I’ve received my copy of the Yearbook of German-American Studies, Volume 44, 2009 with great anticipation. All of my expectations were fulfilled as well, with the fantastic treatment of Steven Rowan’s North American Democracy and the Work of de Tocqueville and Duden’s Confession on Account of his American Travel Report of 1837. The Introductory Essay by Rowan is followed by his translation of the work, and a transcription of the work with the assistance of Franziska Bergmann.
Today’s immigrants worry more about the reception they will receive here in the United States, than they do about what the people at home think about their new life. While it is still a hard step to take, what many immigrants sacrifice to begin a new life in a new world, hasn’t changed much. However, when Duden first published his Report on a Journey to the Western States of North America, he received criticisms for his work citing the differences between his description and what they actually found when they arrived. Anyone who lives in Missouri for more than one year, soon discovers what many here know, and that is as the famous Missourian Mark Twain stated “wait a bit and it will change” because there are never two years alike. Unfortunately for Duden, he did not head – or hear – the locals advice about their weather being a bit unusual when he lived here from 1824 until 1827. Duden must not have understood, just how unusual, it really was. Or, perhaps he would not have advised for them to leave the feather ticks and comforters at home.
Rowan’s work finally gives voice to a man frustrated with his attempt to lead his fellow countrymen into a place he thought perfect. It reveals in much greater depth than his Report, Duden’s opinions and explanations for America’s politics, even on the issues of slavery. As we enter the Sesquicentennial of the Civil War, Duden reveals a foreigners’ views on many issues of the days leading up to war, and forecasts accurately. He does not gloss over the situation either, so it cannot be stated that the earliest followers of Duden, were not aware of the issue. By sharing Duden’s work, Rowan finally gives us a picture of the Missouri that Duden wanted so desperately to promote to his fellow countrymen, in a far different manner than the Report ever did.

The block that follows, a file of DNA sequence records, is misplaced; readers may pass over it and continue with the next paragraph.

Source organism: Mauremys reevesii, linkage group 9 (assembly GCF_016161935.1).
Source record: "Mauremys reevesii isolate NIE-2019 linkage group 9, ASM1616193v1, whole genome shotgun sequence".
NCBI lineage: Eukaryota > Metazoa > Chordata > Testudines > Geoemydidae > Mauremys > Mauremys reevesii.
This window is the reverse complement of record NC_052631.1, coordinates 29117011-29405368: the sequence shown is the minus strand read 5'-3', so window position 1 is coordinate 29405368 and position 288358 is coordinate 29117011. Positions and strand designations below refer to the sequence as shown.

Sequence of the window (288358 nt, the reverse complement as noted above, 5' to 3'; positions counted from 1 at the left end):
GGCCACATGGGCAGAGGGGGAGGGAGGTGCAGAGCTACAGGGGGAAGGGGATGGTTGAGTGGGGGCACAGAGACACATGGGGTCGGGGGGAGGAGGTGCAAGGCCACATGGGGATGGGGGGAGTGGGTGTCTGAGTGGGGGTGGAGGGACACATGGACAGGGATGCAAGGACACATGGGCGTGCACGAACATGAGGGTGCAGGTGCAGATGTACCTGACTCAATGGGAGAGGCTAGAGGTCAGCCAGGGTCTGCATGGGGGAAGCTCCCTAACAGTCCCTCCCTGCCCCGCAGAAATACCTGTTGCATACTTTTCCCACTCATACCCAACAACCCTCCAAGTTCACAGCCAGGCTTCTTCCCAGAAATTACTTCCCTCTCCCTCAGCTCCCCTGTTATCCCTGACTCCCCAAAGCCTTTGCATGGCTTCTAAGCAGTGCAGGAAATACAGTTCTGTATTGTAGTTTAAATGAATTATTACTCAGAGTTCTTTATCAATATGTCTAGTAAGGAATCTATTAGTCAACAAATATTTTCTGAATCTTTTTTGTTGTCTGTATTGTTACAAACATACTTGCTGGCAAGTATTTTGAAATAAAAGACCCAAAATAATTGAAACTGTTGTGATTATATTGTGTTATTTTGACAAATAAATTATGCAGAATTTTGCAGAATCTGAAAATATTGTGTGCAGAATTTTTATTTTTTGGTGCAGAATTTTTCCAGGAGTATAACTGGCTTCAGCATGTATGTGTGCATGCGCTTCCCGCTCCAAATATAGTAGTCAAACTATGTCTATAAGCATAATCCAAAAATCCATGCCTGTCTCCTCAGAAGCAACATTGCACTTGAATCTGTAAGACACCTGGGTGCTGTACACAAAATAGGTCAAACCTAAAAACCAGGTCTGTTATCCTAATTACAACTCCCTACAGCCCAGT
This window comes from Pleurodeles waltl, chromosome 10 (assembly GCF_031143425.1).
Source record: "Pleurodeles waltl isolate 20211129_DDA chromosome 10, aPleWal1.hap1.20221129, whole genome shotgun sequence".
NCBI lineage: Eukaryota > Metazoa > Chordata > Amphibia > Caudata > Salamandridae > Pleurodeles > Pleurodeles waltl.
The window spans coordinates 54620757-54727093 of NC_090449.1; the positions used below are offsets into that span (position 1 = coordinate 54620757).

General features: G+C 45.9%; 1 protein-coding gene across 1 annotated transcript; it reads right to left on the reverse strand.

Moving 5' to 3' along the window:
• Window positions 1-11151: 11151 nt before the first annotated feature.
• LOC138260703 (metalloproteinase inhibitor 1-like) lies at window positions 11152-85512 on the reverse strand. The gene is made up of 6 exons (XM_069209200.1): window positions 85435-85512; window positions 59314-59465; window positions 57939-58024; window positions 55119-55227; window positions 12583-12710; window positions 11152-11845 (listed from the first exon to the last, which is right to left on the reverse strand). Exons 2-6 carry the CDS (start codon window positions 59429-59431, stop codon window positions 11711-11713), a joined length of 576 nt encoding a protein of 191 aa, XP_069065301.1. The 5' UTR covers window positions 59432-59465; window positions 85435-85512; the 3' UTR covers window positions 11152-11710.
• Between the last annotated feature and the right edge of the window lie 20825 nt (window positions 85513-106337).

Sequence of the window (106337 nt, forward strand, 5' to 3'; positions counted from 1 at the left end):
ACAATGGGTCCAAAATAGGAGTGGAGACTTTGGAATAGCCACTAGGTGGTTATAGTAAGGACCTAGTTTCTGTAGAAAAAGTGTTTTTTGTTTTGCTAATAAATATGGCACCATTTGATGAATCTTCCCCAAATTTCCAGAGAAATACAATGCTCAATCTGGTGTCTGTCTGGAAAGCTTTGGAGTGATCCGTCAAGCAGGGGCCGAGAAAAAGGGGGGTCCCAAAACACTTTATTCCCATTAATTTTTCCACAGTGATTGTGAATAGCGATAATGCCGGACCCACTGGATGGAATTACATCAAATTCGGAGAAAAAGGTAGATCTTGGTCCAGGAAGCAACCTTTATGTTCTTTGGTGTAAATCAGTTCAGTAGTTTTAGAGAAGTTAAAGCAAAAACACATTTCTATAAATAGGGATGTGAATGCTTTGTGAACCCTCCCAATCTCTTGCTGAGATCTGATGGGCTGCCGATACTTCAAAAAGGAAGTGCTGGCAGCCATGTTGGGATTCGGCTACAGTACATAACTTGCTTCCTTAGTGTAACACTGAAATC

Anyone studying the issues of immigration will find Duden’s attack on Tocqueville, and his self-accusation in the accounts of his Report, will find it most revealing. Today’s social media, moves lightning fast. Essentially, I found Duden’s Confession, as self-revealing as today’s facebook posting of a friend. Just quite a bit longer.
The Society for German-American Studies Yearbook ISSN 0741-2827 can be purchased I am told. For membership inquiries, one should write J. Gregory Redding, Wabash College, Crawfordsville, IN 47933. For $30 year, members receive the yearbook and a newsletter.